black and white 1930s mother tries to make child eat dinner

Food For Thought (Part 1)

I was part of a conversation recently with a group of friends who were complaining that kids today had it easy – sound familiar?

Their complaint had to do with parents literally catering to children's every whim, especially at meal times. Parents became short-order cooks who were at the mercy of their kids. It was said these kids felt entitled to 'place an order' and get whatever food they felt like eating, no matter if another meal had already been prepared and it was quite an inconvenience.                     

Another friend said she knew of parents who'd let the kids eat sweet treats before a meal, only to have the child then refuse their dinner. Another woman shared that she knew of a family where, apparently, the child would frequently refuse the meal that had been prepared because they preferred burgers instead. The whole family would jump into the car and head to the nearest drive-through! (I won’t mention which one, but feel free to guess.)


Before long, there was talk of how this would never have happened ‘back in the day’ —  and you know how people always have this idealised version of the past! But the main concern was what message does this send to kids? Does it teach them that the world will always adjust to them? Does it stop them from ever experiencing things that are different or not to their liking?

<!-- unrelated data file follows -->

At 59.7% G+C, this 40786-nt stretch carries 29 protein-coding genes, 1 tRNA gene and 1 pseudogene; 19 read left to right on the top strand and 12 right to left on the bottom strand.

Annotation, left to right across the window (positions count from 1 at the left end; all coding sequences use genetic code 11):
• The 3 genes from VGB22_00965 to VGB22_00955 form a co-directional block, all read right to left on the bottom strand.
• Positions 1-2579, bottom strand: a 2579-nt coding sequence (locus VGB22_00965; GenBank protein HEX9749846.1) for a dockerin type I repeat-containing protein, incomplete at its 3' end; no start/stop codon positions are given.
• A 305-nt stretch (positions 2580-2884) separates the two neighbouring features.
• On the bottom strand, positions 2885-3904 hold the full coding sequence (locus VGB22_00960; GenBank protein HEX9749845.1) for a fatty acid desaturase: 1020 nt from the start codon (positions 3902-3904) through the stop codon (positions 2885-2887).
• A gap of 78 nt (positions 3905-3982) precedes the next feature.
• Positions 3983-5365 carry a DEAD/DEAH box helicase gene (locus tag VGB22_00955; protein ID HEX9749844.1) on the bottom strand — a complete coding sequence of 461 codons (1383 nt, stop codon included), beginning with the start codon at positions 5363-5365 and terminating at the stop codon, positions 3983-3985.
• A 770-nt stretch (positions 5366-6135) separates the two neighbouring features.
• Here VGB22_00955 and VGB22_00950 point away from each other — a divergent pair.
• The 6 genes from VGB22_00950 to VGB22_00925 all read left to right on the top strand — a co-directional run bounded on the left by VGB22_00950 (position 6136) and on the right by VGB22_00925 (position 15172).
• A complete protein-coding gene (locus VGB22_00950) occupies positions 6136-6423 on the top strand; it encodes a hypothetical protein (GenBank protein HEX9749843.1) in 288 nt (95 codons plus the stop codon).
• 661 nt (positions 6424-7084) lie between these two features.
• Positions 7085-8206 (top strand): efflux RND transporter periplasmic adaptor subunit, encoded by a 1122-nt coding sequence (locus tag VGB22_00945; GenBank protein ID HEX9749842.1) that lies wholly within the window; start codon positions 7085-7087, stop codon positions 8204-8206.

“In the olden days,” the conversation continued, “parents would say you get this one meal or you don’t eat anything.”

It sounded like people were saying there were only two options: parents could either lay down the law, perhaps letting the child go hungry, or kids would just run over the top of their parents and ask them to just fix whatever they wanted, whenever they wanted it.


There are real problems with both of those extremes. At one end of the scale, you’ve got the very controlling authoritarian type of parenting: “Just do as I say, or else”. At the other end you’ve got parents who are too lax, where anything goes. And we know, not just in our hearts but through extensive research, that neither of these are likely to produce well-adjusted, successful adults.

We can’t let kids go hungry — feeding our children is a basic parental responsibility — but we can’t spend our lives running in circles around our kids, either. So is there anything parents can do besides becoming overly controlling, or else feeling overwhelmed and controlled by their children?

Absolutely. But first, let’s step back a bit and think about how this kind of situation arises.


In Part 1 of this blog, I’m going to talk more about the 'my way or the highway' approach, and why it’s problematic. Then in a few weeks’ time in Part 2, we’ll look at the problems at the other end of the scale, the 'short-order cook parents'. And I’ll also give ideas for alternative ways of looking at the issue.

Many people rely very heavily on how they grew up, because it’s all they know. But now, it’s also pretty easy for somebody to go online for information, and find an 'expert' (and for all we know, their advice is based on not much more than personal opinion). Even television can be confusing. So we’ve got a situation where you’ll be watching morning TV one week and there’ll be somebody telling us one thing, then a few weeks later it can be someone else saying just about the opposite.